SAP's new focus on mobility as the starting point for SAP application development and design amounts to a fundamental...
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shift in how enterprise software is created -- one that will lead to apps that are more in tune with what customers really want, according to executives with the enterprise software vendor.
For SAP, focusing on mobility means beginning development with the functions needed for a smartphone, then moving inward towards the system of record, instead of simply carving off parts of an existing on-premises application for mobile devices, according to Nick Brown, senior vice president of mobile strategies at SAP. "You start [with] mobile first, and as you go from a smartphone to a tablet, you may enhance what you can do. You've got more landscape, more real estate," he said.
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The concept of beginning with a mobile app -- where a premium is placed on systems that include only the most relevant functions and offer a user-friendly experience -- amounts to a sea change from how some SAP developers have operated in the past, Brown said.
SAP says it traditionally developed on-premises applications by focusing first on the core processes needed to make the application function properly. The key difference in the new era of mobility is that SAP will begin its development processes by emphasizing the "experiential side of things," said Richard Campitelli, head of SAP's mobile services division, which helps clients build custom mobile apps. That means SAP will work closely with customers to learn just how they'll use the software and find out what can be done to improve the overall user experience. In Campitelli's words, the application development process will progress "from the end user in, as opposed to the core systems out."
SAP Enterprise Performance Management
SAP's new SAP Enterprise Performance Management (EPM) on-demand applications are one example where SAP has most recently employed the mobile-first design, the company says.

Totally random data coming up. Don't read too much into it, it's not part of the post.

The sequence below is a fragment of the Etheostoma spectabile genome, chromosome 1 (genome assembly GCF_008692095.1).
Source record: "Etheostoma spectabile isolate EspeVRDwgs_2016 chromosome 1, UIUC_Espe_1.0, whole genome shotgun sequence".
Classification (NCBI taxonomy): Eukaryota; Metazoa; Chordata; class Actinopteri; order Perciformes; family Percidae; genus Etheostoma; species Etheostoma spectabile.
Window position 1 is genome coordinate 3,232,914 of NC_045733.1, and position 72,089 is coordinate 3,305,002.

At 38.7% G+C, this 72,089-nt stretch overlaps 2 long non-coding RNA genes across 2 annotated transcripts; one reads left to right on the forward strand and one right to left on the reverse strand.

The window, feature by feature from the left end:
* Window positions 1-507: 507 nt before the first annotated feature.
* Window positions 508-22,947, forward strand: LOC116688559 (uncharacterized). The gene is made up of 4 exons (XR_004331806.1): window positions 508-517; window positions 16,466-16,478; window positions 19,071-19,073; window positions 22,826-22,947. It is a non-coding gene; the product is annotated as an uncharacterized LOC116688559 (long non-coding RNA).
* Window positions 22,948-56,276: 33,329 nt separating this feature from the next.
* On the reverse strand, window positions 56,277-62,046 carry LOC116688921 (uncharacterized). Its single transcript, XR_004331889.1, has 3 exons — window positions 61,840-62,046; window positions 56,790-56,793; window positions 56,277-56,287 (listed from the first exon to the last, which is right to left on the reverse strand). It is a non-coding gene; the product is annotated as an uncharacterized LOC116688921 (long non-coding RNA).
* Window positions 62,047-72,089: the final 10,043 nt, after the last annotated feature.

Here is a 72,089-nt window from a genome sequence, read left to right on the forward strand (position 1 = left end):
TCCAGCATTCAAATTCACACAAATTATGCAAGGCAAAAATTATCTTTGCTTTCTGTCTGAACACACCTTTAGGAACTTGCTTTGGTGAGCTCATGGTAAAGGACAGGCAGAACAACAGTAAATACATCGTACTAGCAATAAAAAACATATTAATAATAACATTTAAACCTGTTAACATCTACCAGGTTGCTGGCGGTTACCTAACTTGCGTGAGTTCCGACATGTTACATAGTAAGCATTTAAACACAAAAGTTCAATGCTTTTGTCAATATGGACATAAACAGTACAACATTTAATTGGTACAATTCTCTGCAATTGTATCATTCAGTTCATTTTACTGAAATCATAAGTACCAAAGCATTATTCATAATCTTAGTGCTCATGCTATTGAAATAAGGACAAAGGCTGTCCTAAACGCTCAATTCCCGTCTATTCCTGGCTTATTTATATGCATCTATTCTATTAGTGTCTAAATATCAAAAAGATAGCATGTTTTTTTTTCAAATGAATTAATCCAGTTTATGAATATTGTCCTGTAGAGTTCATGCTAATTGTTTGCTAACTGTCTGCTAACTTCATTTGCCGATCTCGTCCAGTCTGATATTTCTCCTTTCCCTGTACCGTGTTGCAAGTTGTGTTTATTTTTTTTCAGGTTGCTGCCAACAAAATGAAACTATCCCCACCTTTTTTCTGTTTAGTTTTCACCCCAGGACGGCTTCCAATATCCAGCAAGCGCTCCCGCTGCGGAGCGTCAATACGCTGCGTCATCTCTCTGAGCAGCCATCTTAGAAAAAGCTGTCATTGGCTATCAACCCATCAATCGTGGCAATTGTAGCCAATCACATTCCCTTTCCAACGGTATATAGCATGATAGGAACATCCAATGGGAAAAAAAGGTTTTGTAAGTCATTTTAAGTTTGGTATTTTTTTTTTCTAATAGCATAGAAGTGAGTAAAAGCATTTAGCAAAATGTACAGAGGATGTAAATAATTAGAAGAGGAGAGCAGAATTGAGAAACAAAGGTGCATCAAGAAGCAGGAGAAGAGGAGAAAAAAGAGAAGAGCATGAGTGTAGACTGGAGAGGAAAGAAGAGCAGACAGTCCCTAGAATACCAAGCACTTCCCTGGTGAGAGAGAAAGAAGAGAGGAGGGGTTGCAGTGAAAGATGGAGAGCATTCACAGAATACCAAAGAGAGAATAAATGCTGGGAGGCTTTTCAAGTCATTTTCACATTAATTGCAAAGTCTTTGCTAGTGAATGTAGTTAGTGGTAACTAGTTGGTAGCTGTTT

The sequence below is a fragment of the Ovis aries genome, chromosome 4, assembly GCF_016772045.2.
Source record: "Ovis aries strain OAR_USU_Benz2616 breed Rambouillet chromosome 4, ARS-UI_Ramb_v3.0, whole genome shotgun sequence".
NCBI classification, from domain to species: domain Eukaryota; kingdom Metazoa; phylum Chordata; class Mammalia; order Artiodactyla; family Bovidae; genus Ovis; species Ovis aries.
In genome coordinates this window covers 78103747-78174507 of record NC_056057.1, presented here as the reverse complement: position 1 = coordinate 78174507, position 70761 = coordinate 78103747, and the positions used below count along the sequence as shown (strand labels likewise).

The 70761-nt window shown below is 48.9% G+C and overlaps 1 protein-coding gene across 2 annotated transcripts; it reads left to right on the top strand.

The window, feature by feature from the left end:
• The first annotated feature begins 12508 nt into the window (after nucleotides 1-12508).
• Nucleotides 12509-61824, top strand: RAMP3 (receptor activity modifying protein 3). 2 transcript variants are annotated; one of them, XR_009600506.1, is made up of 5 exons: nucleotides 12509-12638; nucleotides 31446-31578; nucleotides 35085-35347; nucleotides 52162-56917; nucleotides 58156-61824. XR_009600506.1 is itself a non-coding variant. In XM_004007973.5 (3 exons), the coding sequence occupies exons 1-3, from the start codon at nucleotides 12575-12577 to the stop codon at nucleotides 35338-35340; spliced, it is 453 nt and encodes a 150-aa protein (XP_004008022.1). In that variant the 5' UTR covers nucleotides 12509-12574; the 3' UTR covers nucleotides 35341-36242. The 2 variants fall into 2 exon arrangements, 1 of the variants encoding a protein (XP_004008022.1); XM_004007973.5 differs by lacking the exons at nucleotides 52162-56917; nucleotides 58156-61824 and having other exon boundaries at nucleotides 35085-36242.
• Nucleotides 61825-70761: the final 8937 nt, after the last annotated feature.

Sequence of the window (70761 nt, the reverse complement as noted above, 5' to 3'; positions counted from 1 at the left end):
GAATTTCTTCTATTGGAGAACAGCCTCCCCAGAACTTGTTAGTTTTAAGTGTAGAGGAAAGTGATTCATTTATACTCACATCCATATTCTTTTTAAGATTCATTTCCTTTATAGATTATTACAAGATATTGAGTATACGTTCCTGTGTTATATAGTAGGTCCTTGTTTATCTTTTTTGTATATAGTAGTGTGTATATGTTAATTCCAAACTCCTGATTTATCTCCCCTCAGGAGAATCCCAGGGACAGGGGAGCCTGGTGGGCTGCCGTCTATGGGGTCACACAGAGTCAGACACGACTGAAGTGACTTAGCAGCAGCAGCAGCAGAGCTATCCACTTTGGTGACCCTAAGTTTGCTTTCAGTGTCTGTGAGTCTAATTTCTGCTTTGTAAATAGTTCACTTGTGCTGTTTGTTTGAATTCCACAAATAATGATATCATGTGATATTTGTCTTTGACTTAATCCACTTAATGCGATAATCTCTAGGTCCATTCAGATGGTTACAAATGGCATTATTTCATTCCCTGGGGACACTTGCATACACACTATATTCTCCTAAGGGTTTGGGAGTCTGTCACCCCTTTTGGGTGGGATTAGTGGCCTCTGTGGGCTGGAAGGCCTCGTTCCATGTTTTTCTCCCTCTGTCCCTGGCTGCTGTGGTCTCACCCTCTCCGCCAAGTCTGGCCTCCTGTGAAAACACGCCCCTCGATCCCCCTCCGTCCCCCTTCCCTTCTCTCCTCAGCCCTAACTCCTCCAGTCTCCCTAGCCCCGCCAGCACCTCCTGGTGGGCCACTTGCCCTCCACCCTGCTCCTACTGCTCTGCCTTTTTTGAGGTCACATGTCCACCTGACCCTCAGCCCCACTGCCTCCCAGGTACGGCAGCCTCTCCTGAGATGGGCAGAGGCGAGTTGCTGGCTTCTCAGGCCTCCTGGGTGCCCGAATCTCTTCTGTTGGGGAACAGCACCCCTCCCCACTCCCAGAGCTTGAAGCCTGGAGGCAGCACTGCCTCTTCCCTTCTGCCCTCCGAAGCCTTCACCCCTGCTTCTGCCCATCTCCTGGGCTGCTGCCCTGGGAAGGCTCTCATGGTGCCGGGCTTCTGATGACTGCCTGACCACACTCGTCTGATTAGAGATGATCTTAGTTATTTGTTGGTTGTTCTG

For more casual users, the SAP EPM OnDemand apps were designed to be used on an Apple iPad "right out of the box," but a Microsoft add-on enables more sophisticated users to work in an Excel spreadsheet environment, if needed. "We're [helping business users], but we're also filling in the needs of finance [and] business analysts, who need more sophisticated types of tools for analytics," said David Williams, a marketing manager for SAP EPM.
Keeping mobile application development simple
The idea of developing applications with mobility in mind makes sense to Melody Frinzell, SAP project manager at Pacific Coast Building Products Inc., a company that recently launched several SAP mobility projects. An emphasis on mobility means an emphasis on ease of use, she said, and that new attitude could carry over into the realm of on-premises and desktop applications.
"[With] mobile apps, you only have so much space and you want to get your point across to the user without requiring a lot of training, a lot of explanation," Frinzell said. "So, taking that part of the mobility app concept and applying that to what we'd do at a typical desktop seems to make sense. If [you can] lower the cost of learning applications and training new people, that's a good thing."
Mobile-centric development will get SAP only so far
It's hard to gauge how well SAP is executing on its mobile-first design strategy, given that SAP is still learning about mobility -- along with everyone else in the market, according to Jon Reed, an independent SAP analyst and head of JonERP.com.
"I do think SAP takes mobility as a mantra for development seriously. But what's not as clear is exactly how that's going to work out for the customer," Reed said. "SAP will tell you they are a leader in enterprise mobility, and I'm not totally sure what that means. I think it means no one knows what they're doing yet."
Confusion among customers about SAP's licensing model, and concerns about the cost of mobile applications could stand in the way SAP's success, Reed said. "You might be developing applications with a mobile-first mentality, but if customers don't find it affordable and if they don't understand the licensing behind it, then the plan's not working."